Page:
And then, as the night rolled along, all the other victories for common sense and human compassion and fact over reality-bending were just one wave of joy after another. Tears continued to come, initially of the same back-from-the-brink, near-hysterical relief quality, but eventually of my rather more standard weepy-Wanda-OMG-the-wonder-of-it-all! variety, and that, too felt like a blessing (though all that crying may very well explain the morning’s headache).

This feels like not just a victory for President Obama; not just a victory for the party with which I have identified ideologically my entire life; not just a victory for policies that I believe to be good. This feels like a vindication of the huge step we took as a nation four years ago when we elected an African American in the first place; like a defense and a deepening of a crucial policy legacy that would have crumbled had Obama lost; and above all, like a statement that despite everything, despite all that we do wrong and all the myriad ways in which Americans are as stupidly human as anyone else — our humanity also contains a striving for justice and an attachment to bettering the world as it actually is. That we are not defined by people like Karl Rove and Sheldon Adelson and Joe Walsh and Mitt Romney, that we can look at their craven, manipulative mendacity and call it what it is — and push back. Reject it. Claim instead faith and hard work and mutual respect. A victory for government of the people, by the people, for the people over the forces of big money and appalling hubris.

This feels like hope.

I’ll get angry or frightened or sad, or all three, tomorrow (or the day after), I know. Not only is it the lot of the life-long activist, it’s kind of part and parcel of democracy.

But today, tonight, right now: I am grinning. I am hopeful. I am thrilled.

And tonight I sleep all the sleeps, and tomorrow I arise, girded and ready to face the dragons.

It’s a new day….

This, too:

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I woke up this morning
Feeling alright
I’ve been fightin’ for tomorrow
All my life

h/t my friend Chris Savage, aka Eclectablog, who wrote a great little post about the results of the election and in particular the defeat of Michigan’s heinous and deeply undemocratic Emergency Manager law, a law which Chris has advocated tirelessly against.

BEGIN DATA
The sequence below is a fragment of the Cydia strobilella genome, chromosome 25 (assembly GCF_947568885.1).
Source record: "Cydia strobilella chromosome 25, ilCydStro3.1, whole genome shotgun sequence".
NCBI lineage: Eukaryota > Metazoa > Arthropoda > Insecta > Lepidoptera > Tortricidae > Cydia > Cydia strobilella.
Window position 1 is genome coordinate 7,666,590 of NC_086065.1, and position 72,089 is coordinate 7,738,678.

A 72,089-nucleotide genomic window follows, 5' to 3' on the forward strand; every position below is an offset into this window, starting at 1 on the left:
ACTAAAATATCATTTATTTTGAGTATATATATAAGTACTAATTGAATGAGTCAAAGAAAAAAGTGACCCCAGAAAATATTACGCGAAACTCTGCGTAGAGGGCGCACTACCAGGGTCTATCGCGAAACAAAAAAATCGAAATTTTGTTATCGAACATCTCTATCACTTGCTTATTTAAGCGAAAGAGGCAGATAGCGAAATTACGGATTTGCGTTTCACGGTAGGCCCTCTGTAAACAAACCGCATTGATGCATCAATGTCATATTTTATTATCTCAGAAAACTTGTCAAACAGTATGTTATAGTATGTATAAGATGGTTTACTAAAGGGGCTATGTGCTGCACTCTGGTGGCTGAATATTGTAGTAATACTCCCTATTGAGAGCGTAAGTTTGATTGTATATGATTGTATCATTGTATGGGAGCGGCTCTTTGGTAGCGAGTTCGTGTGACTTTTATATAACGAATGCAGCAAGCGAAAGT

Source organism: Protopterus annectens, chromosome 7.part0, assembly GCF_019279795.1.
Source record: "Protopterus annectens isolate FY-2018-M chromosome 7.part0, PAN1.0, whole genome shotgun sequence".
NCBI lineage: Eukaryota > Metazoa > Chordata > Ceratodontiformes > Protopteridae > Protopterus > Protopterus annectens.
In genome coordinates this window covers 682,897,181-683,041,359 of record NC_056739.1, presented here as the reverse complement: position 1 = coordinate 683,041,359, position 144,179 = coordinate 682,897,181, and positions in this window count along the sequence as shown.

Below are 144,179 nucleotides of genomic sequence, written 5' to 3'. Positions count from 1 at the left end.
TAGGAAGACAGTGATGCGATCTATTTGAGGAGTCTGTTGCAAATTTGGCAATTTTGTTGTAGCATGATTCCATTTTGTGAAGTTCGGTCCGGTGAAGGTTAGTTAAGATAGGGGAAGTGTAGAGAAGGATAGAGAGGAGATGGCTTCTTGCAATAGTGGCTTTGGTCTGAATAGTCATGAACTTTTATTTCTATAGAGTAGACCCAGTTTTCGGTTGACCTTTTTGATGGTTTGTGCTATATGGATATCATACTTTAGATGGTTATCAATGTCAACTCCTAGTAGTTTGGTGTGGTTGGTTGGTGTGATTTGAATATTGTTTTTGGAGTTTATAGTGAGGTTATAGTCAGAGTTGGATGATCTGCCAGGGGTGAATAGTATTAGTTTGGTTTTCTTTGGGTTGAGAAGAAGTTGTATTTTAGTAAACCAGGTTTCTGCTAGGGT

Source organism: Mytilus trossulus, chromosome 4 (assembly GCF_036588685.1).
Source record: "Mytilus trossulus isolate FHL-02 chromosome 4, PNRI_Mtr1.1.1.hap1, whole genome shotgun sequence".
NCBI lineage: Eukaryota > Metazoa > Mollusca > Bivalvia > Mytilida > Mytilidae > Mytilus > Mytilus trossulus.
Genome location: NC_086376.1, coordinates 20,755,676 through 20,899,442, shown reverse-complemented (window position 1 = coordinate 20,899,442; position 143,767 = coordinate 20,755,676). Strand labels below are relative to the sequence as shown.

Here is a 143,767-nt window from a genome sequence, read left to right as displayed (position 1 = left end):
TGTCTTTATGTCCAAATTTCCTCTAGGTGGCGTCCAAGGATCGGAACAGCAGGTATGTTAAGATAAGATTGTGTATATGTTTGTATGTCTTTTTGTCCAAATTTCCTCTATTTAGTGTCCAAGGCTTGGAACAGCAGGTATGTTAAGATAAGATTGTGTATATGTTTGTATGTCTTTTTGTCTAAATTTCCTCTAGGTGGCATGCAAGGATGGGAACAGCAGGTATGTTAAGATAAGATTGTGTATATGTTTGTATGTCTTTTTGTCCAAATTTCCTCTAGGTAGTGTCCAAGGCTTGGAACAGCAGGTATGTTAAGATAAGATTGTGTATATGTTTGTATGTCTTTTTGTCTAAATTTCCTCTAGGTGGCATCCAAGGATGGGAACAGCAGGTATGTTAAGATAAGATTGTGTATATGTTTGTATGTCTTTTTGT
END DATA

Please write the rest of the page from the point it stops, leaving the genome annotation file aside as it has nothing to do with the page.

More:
Key & Peele: VICTORY.

Because I didn’t have a drop of alcohol last night and yet am still managing to feel decidedly hung-over, but it’s that happy kind of pounding-headed bleariness, I present to you here “Key & Peele: Obama’s Anger Translator – Victory.”

BWAhahahahaha! [Ow. Too loud. Shhhh, ellaesther. Shh...].

; )

h/t @coco_rivers (thank you Coco! Bless you!) on the Twitter machine.

Hope is better than fear.

This seems like a good day for the words of a wise Canadian:

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Quote from the final letter of Jack Layton to Canadians as he lay dying in August 2011. h/t Paul Dewar, Member of Parliament for Ottawa Centre and New Democrat Foreign Affairs Critic.

Good stuff (video edition): Fired up! Ready to go!

I happened to be online tonight when people started tweeting about President Obama’s last campaign rally being live-streamed out of Iowa. I caught pretty much all of the President’s speech, which was wonderful and bracing and helped clear out some of my cobwebs of fear, and he ended it with the by-now familiar story of the time that he was campaigning ahead of the South Carolina primary (way back when…) and in the midst of a dreary, exhausting, rainy morning with a tiny crowd of some 20 rained-on, tired-looking people, a woman started shouting “Fired up! Ready to go!” — call and response with the 20 other souls — for minutes on  end. “And after a while, I was feeling kind of fired up! I was feeling ready to go!” I don’t mind confiding, reader: I teared up.

Though I’ve heard the story before, I’d never heard the woman’s name: It was Edith Childs, and she’s since appeared alongside the President occasionally when he tells the story, and is very active in his campaign. In Googling her to learn more, I discovered the following video: The story behind “Fired up! Ready to go!” And it’s pretty wonderful.